Tuesday, November 16, 2010

Vulturing Catholic Education

I have been browsing the web, looking for data for a new post I'll be loading when it is finished, and I happened upon this article:


After reading it, I was filled with an odd feeling. It was similar to uncontrollable rage, deepest pity, and absolute mirth. These feelings kind of mixed into a grim resolve, as I decided to pick this thing to pieces, destroying it's apparent arguments, and humiliating the writer by showing his stupidity. That is what this post is about. I'll do it sentence by sentence, if when necessary, but by the end, you should be able to understand the problems presented.

Religious believers are accustomed to being accused as perpetrators of intolerance and violence, and there is enough truth to such charges to take them to heart.

This is relatively accurate. Believers ARE constantly accused of intolerance and violence, so there's no reason to doubt that some take it to heart. There is definitly enough examples.

At the same time, it should be recognized that what is called religious strife is usually only partly that. The "religious wars" of the 16th and 17th centuries were at least as much about politics - with, for example, Catholic France supporting German Protestants in order to weaken the Catholic German emperor.

This is also true, in the same way that a book is only partly paper. Most of the things described as religious strife have strong ties to religion, and are therefore tagged as such. Using the word "partly" is a neat trick, designed to make the religious ties seem less important. These wars were based soundly in religion, with other reasons coming in a distant second. The war in question was between Protestants and Catholics in Bohemia, which elevated into a war between many European nations using germany as a battlefield.

Today it would be extremely simplistic to think that religion is all that fuels the strife in Northern Ireland or the Middle East.

Once again they point out that religion is not the only factor in current violence. The problem is that while there may be other reasons, the MAIN reason is religion. Cathloicism and Protestantism are different enough to cause violence, as are Islam and Judaism, despite their similarities.

However, religion does possess a peculiar potentiality for "extremism," because it has to do with extreme things. We might be able to compromise a boundary dispute, for example, but how can we compromise the will of God?

This brings up a well known problem of religion. Extremists always do stupid things to appease God. This argument of course fails to point out that if you add the element of god to a boudary dispute, no compromise can be made, no matter how extreme the people involved are.

Critics cluck their tongues and note the contradiction whereby religion, which is supposed to be based on love, has the potential to turn into strife and hatred.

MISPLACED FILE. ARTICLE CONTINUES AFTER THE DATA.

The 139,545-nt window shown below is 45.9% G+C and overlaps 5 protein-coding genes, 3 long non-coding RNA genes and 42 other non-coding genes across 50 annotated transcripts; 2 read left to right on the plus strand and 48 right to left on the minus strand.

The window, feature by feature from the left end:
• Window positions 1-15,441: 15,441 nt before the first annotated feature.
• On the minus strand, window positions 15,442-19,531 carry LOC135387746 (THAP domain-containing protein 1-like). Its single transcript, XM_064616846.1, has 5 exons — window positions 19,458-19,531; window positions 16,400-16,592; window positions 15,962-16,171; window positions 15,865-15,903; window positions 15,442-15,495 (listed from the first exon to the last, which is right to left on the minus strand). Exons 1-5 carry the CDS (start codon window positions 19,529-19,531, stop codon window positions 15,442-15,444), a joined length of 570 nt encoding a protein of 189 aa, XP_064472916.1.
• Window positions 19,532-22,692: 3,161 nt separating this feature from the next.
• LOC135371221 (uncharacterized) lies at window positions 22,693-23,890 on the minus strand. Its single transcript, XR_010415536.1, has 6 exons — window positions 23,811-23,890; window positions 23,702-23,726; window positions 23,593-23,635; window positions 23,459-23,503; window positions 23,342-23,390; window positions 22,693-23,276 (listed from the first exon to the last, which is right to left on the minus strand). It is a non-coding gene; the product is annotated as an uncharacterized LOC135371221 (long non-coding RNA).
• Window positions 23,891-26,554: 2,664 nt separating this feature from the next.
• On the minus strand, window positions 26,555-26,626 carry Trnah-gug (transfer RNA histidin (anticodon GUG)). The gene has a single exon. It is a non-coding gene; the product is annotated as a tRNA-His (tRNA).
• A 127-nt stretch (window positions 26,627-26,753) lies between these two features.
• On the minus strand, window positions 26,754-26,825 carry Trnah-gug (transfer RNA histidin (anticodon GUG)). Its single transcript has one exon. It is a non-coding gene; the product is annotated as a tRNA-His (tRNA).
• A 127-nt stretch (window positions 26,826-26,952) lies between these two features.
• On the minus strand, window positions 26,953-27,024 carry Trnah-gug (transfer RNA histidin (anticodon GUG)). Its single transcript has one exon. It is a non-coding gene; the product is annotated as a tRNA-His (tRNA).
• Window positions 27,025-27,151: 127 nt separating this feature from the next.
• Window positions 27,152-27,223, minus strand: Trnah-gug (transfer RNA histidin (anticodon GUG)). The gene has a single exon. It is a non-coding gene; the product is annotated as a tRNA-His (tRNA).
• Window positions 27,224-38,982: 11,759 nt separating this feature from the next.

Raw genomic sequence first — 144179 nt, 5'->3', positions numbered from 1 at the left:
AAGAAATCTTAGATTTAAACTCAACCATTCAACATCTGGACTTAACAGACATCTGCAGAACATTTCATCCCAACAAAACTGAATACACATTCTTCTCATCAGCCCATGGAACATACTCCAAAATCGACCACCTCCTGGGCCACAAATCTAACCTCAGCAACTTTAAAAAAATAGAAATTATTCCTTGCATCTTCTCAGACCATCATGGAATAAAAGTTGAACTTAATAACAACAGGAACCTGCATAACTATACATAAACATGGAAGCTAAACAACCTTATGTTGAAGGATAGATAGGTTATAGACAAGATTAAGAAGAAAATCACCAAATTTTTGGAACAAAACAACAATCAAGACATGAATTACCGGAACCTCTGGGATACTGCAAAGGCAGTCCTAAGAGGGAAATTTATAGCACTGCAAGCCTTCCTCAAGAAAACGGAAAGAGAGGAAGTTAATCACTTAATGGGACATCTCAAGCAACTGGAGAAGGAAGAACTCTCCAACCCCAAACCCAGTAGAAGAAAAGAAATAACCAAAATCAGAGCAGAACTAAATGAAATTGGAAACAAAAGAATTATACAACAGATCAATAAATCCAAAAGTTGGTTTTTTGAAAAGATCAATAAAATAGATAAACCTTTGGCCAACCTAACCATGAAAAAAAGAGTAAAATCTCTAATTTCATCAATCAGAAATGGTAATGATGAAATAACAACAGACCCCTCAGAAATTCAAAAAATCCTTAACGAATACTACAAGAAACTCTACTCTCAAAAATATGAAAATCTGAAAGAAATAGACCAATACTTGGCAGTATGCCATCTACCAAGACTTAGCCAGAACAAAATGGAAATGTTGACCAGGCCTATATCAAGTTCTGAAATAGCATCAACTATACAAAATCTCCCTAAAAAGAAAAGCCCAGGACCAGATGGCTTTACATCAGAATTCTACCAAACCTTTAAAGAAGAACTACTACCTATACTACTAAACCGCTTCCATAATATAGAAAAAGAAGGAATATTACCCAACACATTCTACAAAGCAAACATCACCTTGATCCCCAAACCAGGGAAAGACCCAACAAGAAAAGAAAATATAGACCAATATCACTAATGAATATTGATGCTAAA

Obvious and over-used, but still viable.

Critics do not note the close parallel to the family, where love can so easily turn into hate.

First of all, I'd hate to live in that guy's family. Second, while most religions cause intolerance and hate despite their message of love, very few families hate each other, or kill each other for simply being in another family. The "parallel" is rather crooked, and not particularly parallel.

But the dangers of strife and fanaticism come from the very nature of religion itself, which deals with ultimate things.

This is true, religious fanatics are far too common to be considered as deriving from a fringe element of religion. Many believers say that religion deals with ultimate things, though this is really only partly true. Not all religions claim to deal with ultimate things, such as Bhuddism, which has the lowest violent fanaticism of all the religions I've studied... Although, I have no clue how a violent buddhist fanatic would act. (insert joke here)

In a sense people ought to be more ready to fight over religious dogma than over disputed territory, because religious dogma has to do with the highest and most important truths. (It requires some kind of divine revelation to teach us that we should not kill one another over religious dogma.)

This is a contradictory sentence. People should be more willing to fight over religious dogma, but divine revelation tells us not to kill. Also, religious dogma only deals with the most important truths to the believer. For people such as myself, what God says couldn't be less important. And, because I don't believe in an afterlife, listening to what He says seems kind of trivial. Before I go further, I'd like to point out that common sense morals such as don't kill and don't steal DO apply to me, They just have nothing to do with God.

The terrorism which manifested itself on September 11 has of course started a whole new round of alarmed warnings about the dangers of religious fanaticism, with some secularists professing to see no significant difference between Osama bin Laden on the one hand and the Rev. Jerry Falwell and the pro-life movement on the other.

I have never heard of Rev. Jerry Falwell, which I suppose is a geographic problem. As far as I can tell from my brief reading on the man, he said and did very stupid things, but had redeeming qualities, such as defending civil rights for GLBT people. I can't say one way or the other whether there is an appropriate comparison to Osama bin Laden.

Thus, we are warned, the extirpation of all forms of religious intensity is what we must do to achieve social peace.

While this may work, it isn't true. Some religious intensity is in a good area, like helping others. Religion is not neccessary for this, but that doesn't change the point.

In this secularist world, merely saying that one disapproves of homosexuality, for example, is equated with bombing the World Trade Center.